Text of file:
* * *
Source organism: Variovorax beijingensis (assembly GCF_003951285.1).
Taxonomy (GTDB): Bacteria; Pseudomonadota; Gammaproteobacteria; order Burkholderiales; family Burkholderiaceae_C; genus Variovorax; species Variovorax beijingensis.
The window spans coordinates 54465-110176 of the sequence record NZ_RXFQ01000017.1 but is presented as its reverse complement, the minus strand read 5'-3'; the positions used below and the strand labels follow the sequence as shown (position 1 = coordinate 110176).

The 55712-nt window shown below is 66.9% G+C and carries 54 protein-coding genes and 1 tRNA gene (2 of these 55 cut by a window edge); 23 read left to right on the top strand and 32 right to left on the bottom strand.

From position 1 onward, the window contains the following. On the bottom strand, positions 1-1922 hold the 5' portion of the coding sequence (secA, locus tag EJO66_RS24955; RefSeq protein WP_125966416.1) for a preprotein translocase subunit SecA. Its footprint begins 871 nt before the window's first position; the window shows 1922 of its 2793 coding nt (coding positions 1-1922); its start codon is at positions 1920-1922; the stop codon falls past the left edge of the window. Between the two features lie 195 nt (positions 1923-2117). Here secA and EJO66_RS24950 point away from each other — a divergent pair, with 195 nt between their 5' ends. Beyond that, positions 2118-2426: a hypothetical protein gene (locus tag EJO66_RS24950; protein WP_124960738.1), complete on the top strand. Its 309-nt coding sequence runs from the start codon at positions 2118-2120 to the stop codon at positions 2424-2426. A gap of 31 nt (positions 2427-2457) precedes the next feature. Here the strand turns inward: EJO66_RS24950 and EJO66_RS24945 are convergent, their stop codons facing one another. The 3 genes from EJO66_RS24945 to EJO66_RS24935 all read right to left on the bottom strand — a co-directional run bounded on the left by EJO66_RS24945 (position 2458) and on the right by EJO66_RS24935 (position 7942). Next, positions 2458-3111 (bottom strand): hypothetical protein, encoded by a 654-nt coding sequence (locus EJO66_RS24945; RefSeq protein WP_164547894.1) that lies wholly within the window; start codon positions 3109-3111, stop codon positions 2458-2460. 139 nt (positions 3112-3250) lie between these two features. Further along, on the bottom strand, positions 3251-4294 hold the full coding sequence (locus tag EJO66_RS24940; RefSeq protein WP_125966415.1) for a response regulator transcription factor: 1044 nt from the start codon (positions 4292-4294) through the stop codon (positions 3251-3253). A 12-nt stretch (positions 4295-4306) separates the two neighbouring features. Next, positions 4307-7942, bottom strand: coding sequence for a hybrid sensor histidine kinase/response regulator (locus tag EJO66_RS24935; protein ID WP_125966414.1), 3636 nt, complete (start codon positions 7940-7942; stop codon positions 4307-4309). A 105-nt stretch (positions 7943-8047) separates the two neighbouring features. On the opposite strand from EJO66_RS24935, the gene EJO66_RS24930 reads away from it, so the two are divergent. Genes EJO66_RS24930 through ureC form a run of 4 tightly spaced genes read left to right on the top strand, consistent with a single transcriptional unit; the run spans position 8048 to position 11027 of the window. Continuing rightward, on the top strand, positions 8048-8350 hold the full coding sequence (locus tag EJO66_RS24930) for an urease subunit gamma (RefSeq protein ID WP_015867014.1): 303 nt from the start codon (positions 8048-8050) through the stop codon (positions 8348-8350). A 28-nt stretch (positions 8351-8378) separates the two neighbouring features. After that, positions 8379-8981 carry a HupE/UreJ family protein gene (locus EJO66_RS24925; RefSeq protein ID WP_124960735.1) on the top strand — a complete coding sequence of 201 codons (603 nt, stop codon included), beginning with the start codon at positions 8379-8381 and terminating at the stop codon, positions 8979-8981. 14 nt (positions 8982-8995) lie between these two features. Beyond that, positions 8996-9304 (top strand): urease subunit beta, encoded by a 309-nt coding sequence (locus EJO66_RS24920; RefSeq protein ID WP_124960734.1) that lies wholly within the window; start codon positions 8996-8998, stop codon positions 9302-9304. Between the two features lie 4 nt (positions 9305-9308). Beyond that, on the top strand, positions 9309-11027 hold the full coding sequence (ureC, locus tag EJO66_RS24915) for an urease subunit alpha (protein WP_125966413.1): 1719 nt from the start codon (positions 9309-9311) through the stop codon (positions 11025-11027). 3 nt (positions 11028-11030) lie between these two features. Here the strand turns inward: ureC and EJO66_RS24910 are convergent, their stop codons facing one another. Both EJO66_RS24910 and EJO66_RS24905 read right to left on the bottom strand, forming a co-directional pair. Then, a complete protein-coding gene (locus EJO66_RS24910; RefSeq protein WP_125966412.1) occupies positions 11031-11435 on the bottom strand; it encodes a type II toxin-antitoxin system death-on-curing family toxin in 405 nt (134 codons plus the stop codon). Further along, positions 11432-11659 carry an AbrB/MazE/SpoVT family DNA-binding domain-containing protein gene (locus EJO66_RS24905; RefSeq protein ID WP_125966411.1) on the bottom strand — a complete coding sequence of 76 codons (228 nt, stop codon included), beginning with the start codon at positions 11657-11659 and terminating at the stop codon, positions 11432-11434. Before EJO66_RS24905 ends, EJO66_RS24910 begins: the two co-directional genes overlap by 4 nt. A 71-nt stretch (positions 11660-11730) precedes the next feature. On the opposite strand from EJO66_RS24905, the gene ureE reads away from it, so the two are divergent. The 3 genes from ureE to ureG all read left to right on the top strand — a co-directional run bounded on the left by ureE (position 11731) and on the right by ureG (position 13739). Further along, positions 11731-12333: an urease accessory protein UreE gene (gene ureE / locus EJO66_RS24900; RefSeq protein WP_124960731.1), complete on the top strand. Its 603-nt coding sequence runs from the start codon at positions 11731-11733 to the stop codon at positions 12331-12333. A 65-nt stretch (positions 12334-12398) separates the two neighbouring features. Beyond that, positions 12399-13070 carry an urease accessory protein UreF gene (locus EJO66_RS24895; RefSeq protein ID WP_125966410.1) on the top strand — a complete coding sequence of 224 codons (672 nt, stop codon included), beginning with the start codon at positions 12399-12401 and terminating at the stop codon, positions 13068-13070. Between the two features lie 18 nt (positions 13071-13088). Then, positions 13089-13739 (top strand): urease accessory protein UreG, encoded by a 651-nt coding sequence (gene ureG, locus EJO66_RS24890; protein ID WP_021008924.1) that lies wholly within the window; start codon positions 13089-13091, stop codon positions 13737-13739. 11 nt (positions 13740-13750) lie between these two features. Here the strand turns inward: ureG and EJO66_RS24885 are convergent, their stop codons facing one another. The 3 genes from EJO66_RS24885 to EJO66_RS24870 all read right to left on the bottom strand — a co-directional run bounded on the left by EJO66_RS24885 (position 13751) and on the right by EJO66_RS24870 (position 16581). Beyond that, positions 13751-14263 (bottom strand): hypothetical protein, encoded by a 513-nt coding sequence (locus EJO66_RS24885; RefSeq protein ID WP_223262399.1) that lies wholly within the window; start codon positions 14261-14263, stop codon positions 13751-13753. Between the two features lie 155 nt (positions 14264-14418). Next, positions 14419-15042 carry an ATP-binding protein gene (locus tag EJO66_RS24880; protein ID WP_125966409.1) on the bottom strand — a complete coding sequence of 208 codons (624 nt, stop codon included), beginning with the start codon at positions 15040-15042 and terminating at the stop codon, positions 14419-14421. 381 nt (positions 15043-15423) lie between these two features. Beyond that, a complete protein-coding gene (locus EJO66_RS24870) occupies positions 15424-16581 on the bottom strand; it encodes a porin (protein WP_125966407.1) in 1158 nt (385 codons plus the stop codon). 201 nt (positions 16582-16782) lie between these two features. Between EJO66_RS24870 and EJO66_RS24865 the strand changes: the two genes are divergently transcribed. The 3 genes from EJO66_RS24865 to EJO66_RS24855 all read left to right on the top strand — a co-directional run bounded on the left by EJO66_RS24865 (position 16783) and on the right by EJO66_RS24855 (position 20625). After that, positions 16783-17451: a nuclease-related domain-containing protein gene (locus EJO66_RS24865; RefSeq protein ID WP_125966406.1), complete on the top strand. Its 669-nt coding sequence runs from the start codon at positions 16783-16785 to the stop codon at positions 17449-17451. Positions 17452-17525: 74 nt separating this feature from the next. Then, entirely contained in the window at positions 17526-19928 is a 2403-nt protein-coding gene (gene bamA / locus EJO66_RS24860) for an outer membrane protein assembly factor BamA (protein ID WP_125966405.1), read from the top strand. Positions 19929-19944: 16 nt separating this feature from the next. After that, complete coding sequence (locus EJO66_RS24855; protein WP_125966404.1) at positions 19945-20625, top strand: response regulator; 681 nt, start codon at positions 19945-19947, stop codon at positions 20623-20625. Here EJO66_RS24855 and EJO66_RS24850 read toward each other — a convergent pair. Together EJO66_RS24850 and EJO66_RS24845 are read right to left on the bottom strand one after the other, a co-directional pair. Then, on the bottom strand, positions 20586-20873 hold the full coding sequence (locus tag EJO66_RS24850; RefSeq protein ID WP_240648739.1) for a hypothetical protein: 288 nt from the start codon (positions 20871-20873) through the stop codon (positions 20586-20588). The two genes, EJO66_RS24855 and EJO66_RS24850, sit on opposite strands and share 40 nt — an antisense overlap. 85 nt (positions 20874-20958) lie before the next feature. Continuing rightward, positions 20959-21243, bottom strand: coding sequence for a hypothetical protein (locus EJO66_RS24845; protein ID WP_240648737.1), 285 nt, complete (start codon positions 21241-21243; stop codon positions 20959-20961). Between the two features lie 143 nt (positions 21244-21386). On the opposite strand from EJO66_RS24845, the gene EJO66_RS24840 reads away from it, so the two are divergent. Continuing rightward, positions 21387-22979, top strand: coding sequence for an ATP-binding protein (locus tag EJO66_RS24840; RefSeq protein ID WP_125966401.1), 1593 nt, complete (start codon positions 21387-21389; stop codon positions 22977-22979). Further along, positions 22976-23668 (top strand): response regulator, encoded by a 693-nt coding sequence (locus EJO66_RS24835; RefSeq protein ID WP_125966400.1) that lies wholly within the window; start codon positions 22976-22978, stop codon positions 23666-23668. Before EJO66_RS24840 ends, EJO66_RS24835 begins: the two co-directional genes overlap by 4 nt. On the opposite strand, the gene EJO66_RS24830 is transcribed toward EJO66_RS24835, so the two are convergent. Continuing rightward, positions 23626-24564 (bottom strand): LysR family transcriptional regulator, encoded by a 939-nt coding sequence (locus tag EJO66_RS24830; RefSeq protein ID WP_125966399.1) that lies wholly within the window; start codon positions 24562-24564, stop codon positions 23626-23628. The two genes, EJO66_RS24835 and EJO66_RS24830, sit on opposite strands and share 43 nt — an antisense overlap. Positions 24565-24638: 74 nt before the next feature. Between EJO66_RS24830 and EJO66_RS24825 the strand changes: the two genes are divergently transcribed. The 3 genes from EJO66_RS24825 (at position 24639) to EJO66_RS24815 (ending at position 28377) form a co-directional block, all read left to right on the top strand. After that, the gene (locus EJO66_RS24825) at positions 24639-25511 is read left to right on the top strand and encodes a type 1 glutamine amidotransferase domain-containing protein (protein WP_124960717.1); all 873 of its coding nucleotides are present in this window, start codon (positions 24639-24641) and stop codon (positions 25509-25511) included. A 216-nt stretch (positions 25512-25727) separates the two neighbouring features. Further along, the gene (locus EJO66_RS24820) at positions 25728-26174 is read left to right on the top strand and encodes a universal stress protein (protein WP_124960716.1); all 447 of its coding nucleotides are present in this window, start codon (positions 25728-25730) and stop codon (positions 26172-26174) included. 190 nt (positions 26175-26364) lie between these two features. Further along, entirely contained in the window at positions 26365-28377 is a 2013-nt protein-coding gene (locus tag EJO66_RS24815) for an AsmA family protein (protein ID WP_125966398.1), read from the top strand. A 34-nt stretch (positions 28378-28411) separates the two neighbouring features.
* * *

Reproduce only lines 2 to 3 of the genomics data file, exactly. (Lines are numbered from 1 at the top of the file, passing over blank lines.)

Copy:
Taxonomy (GTDB): Bacteria; Pseudomonadota; Gammaproteobacteria; order Burkholderiales; family Burkholderiaceae_C; genus Variovorax; species Variovorax beijingensis.
The window spans coordinates 54465-110176 of the sequence record NZ_RXFQ01000017.1 but is presented as its reverse complement, the minus strand read 5'-3'; the positions used below and the strand labels follow the sequence as shown (position 1 = coordinate 110176).